I already explained some of the basics behind planning for this episode, but there was one very important goal beyond Rouge herself. But I suppose it still began with her. When I knew I’d be telling a story about her joining GUN, I knew I needed to explain why. The answer seemed fairly obvious. She’s a jewel thief. And they needed seven very special jewels in their possession. As shown in Adventure 2, they absolutely were collecting Chaos Emeralds by that time, as they had three of them waiting in storage, not counting the one that Rouge was carrying with her (the very same one that kicked off this episode). In a general sense, it should be obvious why they would do that. But they’ve never done it before. So what got them started? I realized at that moment that I had the perfect opportunity to bridge the gap between Adventure 1 and Adventure 2. And that became my mission for this episode. After all, the Perfect Chaos incident certainly seems to be the first time Sonic ever really went public. All of a sudden, these world-ending scenarios are now happening in the public eye. And of course, GUN would’ve known about that. Realizing the destructive potential of the Chaos Emeralds, locking them away would easily become priority one. So they needed Rouge. Gap officially bridged. Of course, there were a few extra references thrown in just to bind things that much tighter. Of course, there’s the blue Emerald that Rouge apparently holds onto all the way through Adventure 2. The three reports she receives at the end line up with the three she later has to retrieve from Security Hall in SA2, as well as the extra one in Tails’ “safe hands,” which he received due to his actions in Adventure 1, as you might recall. Then she was ordered to investigate the Master Emerald, which how her story was started off at the very beginning of SA2. And of course, the Commander flips out when Eggman steals the information he later uses to wake up Shadow.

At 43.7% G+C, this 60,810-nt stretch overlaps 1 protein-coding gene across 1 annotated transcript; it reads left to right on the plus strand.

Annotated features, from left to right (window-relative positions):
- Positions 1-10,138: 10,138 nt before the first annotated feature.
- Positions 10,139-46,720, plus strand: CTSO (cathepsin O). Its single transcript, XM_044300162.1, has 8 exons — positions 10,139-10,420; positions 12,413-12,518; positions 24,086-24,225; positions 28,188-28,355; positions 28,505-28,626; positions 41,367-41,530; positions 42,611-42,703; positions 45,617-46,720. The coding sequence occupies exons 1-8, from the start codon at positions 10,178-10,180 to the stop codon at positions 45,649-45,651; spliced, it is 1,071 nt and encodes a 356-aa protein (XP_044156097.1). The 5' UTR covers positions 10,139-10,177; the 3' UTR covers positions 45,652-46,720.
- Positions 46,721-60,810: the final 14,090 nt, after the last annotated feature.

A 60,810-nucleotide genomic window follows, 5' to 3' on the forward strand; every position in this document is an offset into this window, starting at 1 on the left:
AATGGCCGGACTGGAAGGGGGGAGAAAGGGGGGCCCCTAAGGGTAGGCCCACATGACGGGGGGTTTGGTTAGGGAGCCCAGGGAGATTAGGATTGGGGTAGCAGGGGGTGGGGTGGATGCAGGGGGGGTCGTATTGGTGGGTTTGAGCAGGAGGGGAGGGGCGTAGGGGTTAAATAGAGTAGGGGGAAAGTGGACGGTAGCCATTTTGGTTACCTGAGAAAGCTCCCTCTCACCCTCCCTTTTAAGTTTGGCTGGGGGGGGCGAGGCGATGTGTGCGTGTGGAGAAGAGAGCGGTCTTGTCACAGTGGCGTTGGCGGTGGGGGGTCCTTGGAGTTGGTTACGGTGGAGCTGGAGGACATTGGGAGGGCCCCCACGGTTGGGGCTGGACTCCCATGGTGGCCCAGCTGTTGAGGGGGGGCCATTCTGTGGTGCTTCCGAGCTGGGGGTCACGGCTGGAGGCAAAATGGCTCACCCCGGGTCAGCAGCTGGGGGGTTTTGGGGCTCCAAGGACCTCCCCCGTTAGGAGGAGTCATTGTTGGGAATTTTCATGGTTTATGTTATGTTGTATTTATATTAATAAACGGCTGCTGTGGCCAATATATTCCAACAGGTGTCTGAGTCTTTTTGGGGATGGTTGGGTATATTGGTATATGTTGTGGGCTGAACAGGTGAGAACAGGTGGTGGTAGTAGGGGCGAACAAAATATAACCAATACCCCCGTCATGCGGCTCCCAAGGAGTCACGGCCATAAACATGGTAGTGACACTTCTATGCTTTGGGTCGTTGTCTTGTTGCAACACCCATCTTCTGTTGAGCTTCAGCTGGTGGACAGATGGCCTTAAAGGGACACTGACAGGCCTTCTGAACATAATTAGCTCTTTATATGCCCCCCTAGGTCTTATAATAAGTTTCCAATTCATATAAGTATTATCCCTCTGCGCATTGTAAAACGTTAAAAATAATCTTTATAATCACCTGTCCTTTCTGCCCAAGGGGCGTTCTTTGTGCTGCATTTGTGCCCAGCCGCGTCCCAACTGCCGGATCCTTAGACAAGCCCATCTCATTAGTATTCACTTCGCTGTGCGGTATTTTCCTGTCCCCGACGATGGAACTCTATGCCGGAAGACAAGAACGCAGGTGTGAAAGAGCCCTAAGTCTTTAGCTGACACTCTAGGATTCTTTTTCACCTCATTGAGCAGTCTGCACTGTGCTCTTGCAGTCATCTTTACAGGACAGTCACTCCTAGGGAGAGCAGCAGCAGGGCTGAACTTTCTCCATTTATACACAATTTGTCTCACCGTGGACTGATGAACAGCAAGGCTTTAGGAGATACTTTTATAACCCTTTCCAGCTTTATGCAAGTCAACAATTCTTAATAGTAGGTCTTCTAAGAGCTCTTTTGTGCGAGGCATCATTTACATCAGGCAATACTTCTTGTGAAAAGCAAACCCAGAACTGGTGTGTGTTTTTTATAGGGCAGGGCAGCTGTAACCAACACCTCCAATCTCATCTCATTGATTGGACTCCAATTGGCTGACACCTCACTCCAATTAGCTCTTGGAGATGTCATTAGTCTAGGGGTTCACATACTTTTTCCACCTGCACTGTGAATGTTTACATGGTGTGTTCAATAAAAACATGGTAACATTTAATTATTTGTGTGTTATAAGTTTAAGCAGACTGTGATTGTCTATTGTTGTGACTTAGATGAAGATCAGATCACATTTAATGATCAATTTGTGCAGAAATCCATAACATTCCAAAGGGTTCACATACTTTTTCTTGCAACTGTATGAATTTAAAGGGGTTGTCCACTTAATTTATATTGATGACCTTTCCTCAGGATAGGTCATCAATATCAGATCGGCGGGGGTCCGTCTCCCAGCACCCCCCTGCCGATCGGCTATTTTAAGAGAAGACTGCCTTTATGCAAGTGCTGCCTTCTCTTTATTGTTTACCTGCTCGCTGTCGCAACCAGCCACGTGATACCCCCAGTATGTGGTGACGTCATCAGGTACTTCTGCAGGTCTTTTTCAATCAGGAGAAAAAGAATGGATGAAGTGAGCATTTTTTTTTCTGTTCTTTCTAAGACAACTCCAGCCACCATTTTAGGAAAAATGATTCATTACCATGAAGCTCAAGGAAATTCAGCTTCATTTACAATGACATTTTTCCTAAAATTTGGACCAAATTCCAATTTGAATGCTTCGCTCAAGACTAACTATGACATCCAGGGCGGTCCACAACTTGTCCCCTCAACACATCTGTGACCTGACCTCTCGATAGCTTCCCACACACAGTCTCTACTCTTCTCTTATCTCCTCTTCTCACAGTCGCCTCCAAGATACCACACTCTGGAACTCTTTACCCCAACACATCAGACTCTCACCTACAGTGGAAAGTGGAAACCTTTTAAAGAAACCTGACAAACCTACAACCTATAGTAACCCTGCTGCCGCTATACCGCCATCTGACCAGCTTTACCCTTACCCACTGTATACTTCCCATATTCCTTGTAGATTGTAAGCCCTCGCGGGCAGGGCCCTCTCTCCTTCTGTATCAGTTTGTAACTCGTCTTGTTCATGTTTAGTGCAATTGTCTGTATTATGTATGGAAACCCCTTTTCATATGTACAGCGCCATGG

I suppose that leads me into my next topic. This is the first indication that the Commander was ever present before the events of Shadow the Hedgehog. But we’ll most certainly be seeing more of him in this timeframe. Ever wonder why GUN went after Sonic when their leader knew very well about Shadow? We’ll certainly go over that, eventually. It may also have something to do with that soldier at the end, Mr. J. Naka. That name ring a bell? Well it shouldn’t. Necessarily. We’ll likely be seeing more of him in the future, though. Think of this as a sneak preview.

Something else I forgot to mention. Rouge’s flashback outfit was heavily inspired by an official concept art sketch recently revealed on Sonic social media channels (thank you, Aaron Webber). Here, I think I can just show you.

https://www.facebook.com/plugins/post.php?href=https%3A%2F%2Fwww.facebook.com%2FSonic%2Fposts%2F10156220547112418&width=500

The third photo shown is a prototype design for Rouge, where she looks quite a bit younger. This is what I was referencing when describing her design. And that’s all I got for now.

-So until next time, remember to live and learn every day!